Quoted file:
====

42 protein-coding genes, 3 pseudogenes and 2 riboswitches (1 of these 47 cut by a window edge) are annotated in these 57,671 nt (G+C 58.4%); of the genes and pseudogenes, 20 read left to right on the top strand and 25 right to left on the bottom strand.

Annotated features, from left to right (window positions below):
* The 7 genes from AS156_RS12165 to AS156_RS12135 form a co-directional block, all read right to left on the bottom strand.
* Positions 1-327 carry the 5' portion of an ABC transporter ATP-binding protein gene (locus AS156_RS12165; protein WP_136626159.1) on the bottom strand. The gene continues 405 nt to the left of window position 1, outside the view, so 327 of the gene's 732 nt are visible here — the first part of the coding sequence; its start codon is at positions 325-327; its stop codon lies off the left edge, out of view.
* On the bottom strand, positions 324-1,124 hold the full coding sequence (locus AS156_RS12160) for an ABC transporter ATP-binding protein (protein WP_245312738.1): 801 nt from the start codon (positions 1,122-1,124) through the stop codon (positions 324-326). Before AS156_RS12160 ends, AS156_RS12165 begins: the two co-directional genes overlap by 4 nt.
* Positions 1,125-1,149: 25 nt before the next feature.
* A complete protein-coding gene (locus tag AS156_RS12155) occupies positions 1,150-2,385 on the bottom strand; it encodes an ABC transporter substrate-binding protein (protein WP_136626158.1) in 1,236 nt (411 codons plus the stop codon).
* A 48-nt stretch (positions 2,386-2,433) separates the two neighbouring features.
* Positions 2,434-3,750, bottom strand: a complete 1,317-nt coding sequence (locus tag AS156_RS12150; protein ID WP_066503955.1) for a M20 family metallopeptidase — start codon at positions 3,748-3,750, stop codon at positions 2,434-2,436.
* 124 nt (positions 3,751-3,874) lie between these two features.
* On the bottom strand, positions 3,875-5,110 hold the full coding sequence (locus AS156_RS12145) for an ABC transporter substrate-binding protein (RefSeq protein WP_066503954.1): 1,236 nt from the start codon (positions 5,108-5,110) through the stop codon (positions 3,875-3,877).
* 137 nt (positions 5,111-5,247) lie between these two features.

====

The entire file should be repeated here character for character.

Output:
42 protein-coding genes, 3 pseudogenes and 2 riboswitches (1 of these 47 cut by a window edge) are annotated in these 57,671 nt (G+C 58.4%); of the genes and pseudogenes, 20 read left to right on the top strand and 25 right to left on the bottom strand.

Annotated features, from left to right (window positions below):
* The 7 genes from AS156_RS12165 to AS156_RS12135 form a co-directional block, all read right to left on the bottom strand.
* Positions 1-327 carry the 5' portion of an ABC transporter ATP-binding protein gene (locus AS156_RS12165; protein WP_136626159.1) on the bottom strand. The gene continues 405 nt to the left of window position 1, outside the view, so 327 of the gene's 732 nt are visible here — the first part of the coding sequence; its start codon is at positions 325-327; its stop codon lies off the left edge, out of view.
* On the bottom strand, positions 324-1,124 hold the full coding sequence (locus AS156_RS12160) for an ABC transporter ATP-binding protein (protein WP_245312738.1): 801 nt from the start codon (positions 1,122-1,124) through the stop codon (positions 324-326). Before AS156_RS12160 ends, AS156_RS12165 begins: the two co-directional genes overlap by 4 nt.
* Positions 1,125-1,149: 25 nt before the next feature.
* A complete protein-coding gene (locus tag AS156_RS12155) occupies positions 1,150-2,385 on the bottom strand; it encodes an ABC transporter substrate-binding protein (protein WP_136626158.1) in 1,236 nt (411 codons plus the stop codon).
* A 48-nt stretch (positions 2,386-2,433) separates the two neighbouring features.
* Positions 2,434-3,750, bottom strand: a complete 1,317-nt coding sequence (locus tag AS156_RS12150; protein ID WP_066503955.1) for a M20 family metallopeptidase — start codon at positions 3,748-3,750, stop codon at positions 2,434-2,436.
* 124 nt (positions 3,751-3,874) lie between these two features.
* On the bottom strand, positions 3,875-5,110 hold the full coding sequence (locus AS156_RS12145) for an ABC transporter substrate-binding protein (RefSeq protein WP_066503954.1): 1,236 nt from the start codon (positions 5,108-5,110) through the stop codon (positions 3,875-3,877).
* 137 nt (positions 5,111-5,247) lie between these two features.